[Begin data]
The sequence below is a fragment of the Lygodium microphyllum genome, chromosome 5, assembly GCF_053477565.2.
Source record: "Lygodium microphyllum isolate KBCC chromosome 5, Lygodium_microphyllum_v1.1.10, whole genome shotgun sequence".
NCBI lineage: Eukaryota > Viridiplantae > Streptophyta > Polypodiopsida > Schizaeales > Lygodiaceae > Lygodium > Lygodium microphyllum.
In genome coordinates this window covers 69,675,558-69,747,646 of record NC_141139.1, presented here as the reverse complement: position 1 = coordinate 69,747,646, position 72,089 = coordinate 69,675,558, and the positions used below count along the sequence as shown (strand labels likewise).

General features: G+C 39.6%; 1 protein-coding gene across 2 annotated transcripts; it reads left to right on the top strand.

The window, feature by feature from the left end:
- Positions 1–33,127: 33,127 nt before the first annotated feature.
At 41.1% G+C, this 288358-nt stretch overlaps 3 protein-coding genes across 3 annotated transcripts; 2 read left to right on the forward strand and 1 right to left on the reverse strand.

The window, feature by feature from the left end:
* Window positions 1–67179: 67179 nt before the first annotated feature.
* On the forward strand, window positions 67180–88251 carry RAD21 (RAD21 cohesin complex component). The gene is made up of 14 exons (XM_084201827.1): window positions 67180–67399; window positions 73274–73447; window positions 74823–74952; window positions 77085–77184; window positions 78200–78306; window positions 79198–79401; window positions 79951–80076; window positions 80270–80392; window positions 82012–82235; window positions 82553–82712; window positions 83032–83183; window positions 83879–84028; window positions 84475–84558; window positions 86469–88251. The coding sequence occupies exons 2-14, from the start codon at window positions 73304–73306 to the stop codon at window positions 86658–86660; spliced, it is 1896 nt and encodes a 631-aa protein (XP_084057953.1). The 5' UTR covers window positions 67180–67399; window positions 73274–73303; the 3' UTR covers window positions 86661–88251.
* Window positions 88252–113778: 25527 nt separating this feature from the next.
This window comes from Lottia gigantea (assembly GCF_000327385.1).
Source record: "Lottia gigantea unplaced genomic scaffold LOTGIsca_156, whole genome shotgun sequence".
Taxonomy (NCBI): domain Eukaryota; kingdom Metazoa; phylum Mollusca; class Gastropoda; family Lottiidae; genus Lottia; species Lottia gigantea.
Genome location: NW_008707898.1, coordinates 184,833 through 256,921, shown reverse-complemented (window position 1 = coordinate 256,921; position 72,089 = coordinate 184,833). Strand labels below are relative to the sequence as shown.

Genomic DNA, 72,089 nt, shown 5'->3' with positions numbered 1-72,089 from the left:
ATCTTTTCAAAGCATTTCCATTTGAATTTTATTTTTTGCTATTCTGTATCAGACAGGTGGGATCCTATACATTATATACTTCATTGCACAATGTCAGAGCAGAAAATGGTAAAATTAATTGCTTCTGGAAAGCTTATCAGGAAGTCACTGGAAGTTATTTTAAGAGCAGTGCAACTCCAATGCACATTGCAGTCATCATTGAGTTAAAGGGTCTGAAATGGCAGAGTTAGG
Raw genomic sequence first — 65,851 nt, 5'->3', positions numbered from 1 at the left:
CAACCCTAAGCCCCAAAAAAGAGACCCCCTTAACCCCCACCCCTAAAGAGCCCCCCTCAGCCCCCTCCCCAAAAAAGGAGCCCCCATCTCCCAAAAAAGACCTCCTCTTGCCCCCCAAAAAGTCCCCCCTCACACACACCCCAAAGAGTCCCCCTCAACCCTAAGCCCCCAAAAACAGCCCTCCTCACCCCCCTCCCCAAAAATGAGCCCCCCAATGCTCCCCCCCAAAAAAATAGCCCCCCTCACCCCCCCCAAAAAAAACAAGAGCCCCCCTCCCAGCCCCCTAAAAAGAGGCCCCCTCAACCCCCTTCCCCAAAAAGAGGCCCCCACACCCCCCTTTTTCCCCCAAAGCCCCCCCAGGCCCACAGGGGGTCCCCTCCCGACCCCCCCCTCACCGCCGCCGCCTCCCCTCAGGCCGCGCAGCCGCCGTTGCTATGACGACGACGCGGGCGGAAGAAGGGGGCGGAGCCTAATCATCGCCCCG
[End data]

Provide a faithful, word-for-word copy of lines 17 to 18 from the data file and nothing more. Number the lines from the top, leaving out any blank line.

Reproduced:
Genomic DNA, 72,089 nt, shown 5'->3' with positions numbered 1-72,089 from the left:
ATCTTTTCAAAGCATTTCCATTTGAATTTTATTTTTTGCTATTCTGTATCAGACAGGTGGGATCCTATACATTATATACTTCATTGCACAATGTCAGAGCAGAAAATGGTAAAATTAATTGCTTCTGGAAAGCTTATCAGGAAGTCACTGGAAGTTATTTTAAGAGCAGTGCAACTCCAATGCACATTGCAGTCATCATTGAGTTAAAGGGTCTGAAATGGCAGAGTTAGG